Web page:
3
votes
4answers
2k views

Is “most superior” correct?

I am reviewing an article, and the author uses the phrase ... this algorithm achieves the most superior fairness ... Initially I thought the phrase is not correct, just like saying that ...
3
votes
3answers
2k views

Do I need to put “the” before “most” in this sentence?

Is putting “the” before “most” in this sentence compulsory, optional, or a mistake? Fascination with language and attention to particular regions and communities in America are the most common ...
3
votes
1answer
1k views

“The” before superlative [duplicate]

Possible Duplicate: Do I need to put “the” before “most” in this sentence? I've always thought you need the definite article 'the' before the superlative of an adjective, except when the ...
3
votes
1answer
400 views

Comparative, superlative using “one of”

Which is correct: Today is one of the warmer days this month. Today is one of the warmest days this month. I hear the first used almost exclusively on television news.
3
votes
2answers
1k views

“The likeliest problem” vs. “the most likely problem”

The likeliest problem vs. the most likely problem: are they both correct? do they mean the same thing? is one preferable over another?
3
votes
1answer
1k views

Comparative and superlative adverbs?

I'm a native speaker of English, and I don't know how many times I've wanted to say "happilier" instead of "more happily", or "happiliest" instead of "most happily". Is there any record of such ...
3
votes
1answer
2k views

What are the comparative and superlative forms of 'lively'?

My teacher taught me that to form the comparative and superlative degrees of a mono- or di- or tri-syllabic word, I should add 'more' and 'most', e.g.: lively -more lively-most lively I know ...
3
votes
1answer
576 views

Rules for single-word comparatives and superlatives [duplicate]

Possible Duplicate: “More clear” vs “Clearer”, when to use “more” instead of “-er” Are there any rules for which words are allowed to have ...
2
votes
3answers
727 views

“Mostest” vs. “most” [closed]

What is the difference between mostest and most? Can they be used interchangeably?
2
votes
3answers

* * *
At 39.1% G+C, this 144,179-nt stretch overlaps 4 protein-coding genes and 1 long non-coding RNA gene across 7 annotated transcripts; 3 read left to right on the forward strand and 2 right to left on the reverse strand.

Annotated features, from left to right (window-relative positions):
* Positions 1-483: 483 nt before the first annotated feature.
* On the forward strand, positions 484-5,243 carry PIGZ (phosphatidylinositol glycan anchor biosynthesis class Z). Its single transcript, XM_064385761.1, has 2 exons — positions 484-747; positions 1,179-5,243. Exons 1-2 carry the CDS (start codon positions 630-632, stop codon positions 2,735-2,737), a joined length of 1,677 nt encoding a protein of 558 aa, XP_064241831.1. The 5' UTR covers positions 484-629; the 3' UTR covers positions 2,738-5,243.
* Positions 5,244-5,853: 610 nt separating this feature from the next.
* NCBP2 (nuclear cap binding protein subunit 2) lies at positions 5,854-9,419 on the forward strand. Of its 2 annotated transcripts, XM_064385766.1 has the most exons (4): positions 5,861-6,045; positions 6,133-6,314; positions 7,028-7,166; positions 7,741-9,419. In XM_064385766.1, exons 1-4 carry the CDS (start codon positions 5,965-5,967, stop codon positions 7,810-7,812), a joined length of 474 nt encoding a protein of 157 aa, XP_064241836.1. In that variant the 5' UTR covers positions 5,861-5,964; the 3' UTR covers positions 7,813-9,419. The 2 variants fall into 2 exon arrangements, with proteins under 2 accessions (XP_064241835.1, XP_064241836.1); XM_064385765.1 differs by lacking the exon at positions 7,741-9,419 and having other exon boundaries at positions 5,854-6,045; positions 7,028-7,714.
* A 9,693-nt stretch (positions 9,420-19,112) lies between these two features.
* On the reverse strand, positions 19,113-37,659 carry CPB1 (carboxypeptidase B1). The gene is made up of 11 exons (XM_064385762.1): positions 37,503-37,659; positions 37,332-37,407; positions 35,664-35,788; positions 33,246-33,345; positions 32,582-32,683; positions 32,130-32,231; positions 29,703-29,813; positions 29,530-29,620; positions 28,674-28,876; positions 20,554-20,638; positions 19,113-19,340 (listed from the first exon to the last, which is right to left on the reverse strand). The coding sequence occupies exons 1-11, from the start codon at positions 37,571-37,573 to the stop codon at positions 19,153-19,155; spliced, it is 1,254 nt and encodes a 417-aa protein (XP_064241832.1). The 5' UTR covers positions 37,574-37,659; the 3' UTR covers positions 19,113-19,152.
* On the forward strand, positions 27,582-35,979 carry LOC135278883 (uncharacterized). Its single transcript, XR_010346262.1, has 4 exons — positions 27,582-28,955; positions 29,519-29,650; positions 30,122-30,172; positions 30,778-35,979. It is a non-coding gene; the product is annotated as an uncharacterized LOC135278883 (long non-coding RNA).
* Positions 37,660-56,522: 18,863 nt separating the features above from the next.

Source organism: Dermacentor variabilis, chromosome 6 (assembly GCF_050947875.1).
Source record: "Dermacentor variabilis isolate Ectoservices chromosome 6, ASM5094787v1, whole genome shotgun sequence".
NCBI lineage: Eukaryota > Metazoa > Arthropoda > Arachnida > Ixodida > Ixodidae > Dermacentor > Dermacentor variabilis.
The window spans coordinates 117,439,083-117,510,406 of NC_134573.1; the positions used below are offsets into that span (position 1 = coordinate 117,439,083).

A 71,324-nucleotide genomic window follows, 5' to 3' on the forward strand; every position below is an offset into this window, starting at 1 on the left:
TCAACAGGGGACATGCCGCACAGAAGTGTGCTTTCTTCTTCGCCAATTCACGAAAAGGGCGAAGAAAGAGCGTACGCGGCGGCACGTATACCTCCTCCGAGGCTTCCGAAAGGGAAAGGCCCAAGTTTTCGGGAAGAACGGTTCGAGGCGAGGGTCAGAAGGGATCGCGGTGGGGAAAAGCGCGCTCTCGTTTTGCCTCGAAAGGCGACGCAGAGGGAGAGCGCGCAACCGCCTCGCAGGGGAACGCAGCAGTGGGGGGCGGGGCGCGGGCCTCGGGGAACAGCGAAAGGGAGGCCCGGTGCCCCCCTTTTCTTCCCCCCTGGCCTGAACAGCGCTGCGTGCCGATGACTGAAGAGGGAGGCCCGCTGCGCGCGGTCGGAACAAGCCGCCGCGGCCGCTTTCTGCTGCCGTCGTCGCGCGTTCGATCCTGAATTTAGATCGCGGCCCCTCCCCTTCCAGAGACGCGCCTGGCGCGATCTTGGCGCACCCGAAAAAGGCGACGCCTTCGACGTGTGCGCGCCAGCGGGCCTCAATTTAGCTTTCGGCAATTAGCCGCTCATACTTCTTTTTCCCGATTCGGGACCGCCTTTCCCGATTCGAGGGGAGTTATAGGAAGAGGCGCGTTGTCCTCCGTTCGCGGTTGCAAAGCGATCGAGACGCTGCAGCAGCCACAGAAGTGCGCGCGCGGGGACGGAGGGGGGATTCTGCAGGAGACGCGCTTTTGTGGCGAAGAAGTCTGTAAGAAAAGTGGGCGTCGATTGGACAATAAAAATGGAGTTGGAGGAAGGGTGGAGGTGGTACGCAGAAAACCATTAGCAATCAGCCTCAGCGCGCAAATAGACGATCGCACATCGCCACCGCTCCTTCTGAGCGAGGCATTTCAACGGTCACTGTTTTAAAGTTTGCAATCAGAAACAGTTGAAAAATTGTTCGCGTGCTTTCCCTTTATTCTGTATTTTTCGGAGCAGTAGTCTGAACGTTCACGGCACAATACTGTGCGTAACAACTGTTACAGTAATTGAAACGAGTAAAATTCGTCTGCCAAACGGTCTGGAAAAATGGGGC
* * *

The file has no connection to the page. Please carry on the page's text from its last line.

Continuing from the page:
122 views

Which is right, “worst nightmare” or “best nightmare”?

When we refer to the most negative dream, we say it as worst nightmare. Since that nightmare is negative, does that mean that the meaning of the worst nightmare is the least negative of all ...
2
votes
4answers
389 views

Is “emptiest” a logically correct term?

There are some adjectives that are logical binaries, e.g. empty — either the noun is empty or it isn't. Can we apply a superlative degree to such adjectives? E.g. This is the emptiest these ...
2
votes
3answers
260 views

Are there cases when the word “best” as an adjective could be used without “the”?

That is an advertisement of one company, a banner. They write the name of the company and the second line goes like this "best ad designs". Is this line correct? or should there be a "the"? Is there ...
2
votes
2answers
41 views

'Greater Good', why the comparative?

I've often heard the expression 'Greater Good' and have always come across the same question about it: why the comparative form insted of the superlative form?
2
votes
2answers
52 views

The [insert superlative]

I am working on diagramming sentences and I notice many have "the" plus a superlative; as, "He is the funniest," or "Which trots the fastest?" Why is "the" attached to these superlatives? What ...
2
votes
3answers
283 views

“My latest five novels” or “my five latest novels”?

Is it okay to say "my latest five novels" when I want to express "five of my latest novels"? As far as I know, "five" is a postdeterminer, so it precedes an adjective (except for ...
2
votes
2answers
504 views

The usage of “the” with “least”

The main issue here is how to sort out the usage of "the" with "least". Sometimes it's clear but there are cases when I am not sure whether to use the article "the" or not. Least with verb The ...
1
vote
2answers
124 views

What is a better antonym pair than “upmost” vs. “deepest” for blood vessels?

I’m thinking about the opposite ends of a blood vessel, so perhaps the “upmost” blood vessels and “deepest” blood vessels. My problem is that I like neither word quoted in the previous sentence. ...
1
vote
3answers
949 views